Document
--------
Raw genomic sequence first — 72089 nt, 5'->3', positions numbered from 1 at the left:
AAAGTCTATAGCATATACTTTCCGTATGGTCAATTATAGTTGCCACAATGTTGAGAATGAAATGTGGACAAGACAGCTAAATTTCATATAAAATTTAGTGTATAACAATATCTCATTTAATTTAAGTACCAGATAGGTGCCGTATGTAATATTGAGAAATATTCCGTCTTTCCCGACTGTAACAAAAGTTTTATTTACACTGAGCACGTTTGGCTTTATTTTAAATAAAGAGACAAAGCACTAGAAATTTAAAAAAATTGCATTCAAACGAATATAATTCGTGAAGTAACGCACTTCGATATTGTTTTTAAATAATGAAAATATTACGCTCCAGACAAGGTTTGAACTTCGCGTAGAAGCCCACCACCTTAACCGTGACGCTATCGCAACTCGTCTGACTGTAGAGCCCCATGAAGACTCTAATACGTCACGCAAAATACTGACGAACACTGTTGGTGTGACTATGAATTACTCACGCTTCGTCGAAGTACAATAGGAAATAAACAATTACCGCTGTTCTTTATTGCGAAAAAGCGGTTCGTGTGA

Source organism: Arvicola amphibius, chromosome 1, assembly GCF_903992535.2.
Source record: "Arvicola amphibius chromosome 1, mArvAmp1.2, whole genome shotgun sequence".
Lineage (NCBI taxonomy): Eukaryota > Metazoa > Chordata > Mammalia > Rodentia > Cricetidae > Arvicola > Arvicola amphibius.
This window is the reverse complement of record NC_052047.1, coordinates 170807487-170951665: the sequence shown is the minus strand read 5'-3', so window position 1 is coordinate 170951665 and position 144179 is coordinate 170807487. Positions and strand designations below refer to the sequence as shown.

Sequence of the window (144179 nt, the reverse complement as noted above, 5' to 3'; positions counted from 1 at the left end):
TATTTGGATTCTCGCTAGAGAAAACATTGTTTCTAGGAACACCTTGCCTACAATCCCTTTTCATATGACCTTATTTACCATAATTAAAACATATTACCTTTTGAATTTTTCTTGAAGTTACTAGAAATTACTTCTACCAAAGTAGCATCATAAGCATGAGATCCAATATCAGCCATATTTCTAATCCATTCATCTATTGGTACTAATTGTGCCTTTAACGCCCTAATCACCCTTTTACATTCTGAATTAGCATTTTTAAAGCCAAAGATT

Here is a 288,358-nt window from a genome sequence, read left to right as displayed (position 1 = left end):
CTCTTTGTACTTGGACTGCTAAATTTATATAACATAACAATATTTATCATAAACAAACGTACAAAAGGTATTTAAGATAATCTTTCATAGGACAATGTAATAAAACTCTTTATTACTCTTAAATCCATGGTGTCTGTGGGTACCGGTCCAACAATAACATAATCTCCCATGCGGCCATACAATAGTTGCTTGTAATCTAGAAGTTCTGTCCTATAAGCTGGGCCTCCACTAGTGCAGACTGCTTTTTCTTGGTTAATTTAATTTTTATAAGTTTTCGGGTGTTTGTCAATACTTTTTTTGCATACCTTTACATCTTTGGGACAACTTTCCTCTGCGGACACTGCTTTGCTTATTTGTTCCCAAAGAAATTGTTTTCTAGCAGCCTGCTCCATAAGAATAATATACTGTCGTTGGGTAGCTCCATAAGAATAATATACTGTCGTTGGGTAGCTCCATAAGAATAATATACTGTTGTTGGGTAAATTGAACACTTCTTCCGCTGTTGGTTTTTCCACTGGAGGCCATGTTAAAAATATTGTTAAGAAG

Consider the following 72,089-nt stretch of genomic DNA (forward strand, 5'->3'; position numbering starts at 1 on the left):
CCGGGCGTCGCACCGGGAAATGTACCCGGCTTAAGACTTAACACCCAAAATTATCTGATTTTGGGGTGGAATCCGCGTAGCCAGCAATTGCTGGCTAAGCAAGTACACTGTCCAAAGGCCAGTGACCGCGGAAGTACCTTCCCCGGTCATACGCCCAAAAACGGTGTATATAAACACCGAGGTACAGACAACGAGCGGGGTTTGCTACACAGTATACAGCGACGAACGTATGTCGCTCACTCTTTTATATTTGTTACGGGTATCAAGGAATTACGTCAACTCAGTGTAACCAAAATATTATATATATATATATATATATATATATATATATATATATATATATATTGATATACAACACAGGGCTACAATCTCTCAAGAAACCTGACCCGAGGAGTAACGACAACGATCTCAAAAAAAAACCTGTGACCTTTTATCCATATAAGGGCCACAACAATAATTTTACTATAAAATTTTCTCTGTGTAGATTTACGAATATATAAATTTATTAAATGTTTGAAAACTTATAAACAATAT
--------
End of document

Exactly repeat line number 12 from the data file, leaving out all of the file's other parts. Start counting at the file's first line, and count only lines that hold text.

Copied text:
CCGGGCGTCGCACCGGGAAATGTACCCGGCTTAAGACTTAACACCCAAAATTATCTGATTTTGGGGTGGAATCCGCGTAGCCAGCAATTGCTGGCTAAGCAAGTACACTGTCCAAAGGCCAGTGACCGCGGAAGTACCTTCCCCGGTCATACGCCCAAAAACGGTGTATATAAACACCGAGGTACAGACAACGAGCGGGGTTTGCTACACAGTATACAGCGACGAACGTATGTCGCTCACTCTTTTATATTTGTTACGGGTATCAAGGAATTACGTCAACTCAGTGTAACCAAAATATTATATATATATATATATATATATATATATATATATATATATATATATTGATATACAACACAGGGCTACAATCTCTCAAGAAACCTGACCCGAGGAGTAACGACAACGATCTCAAAAAAAAACCTGTGACCTTTTATCCATATAAGGGCCACAACAATAATTTTACTATAAAATTTTCTCTGTGTAGATTTACGAATATATAAATTTATTAAATGTTTGAAAACTTATAAACAATAT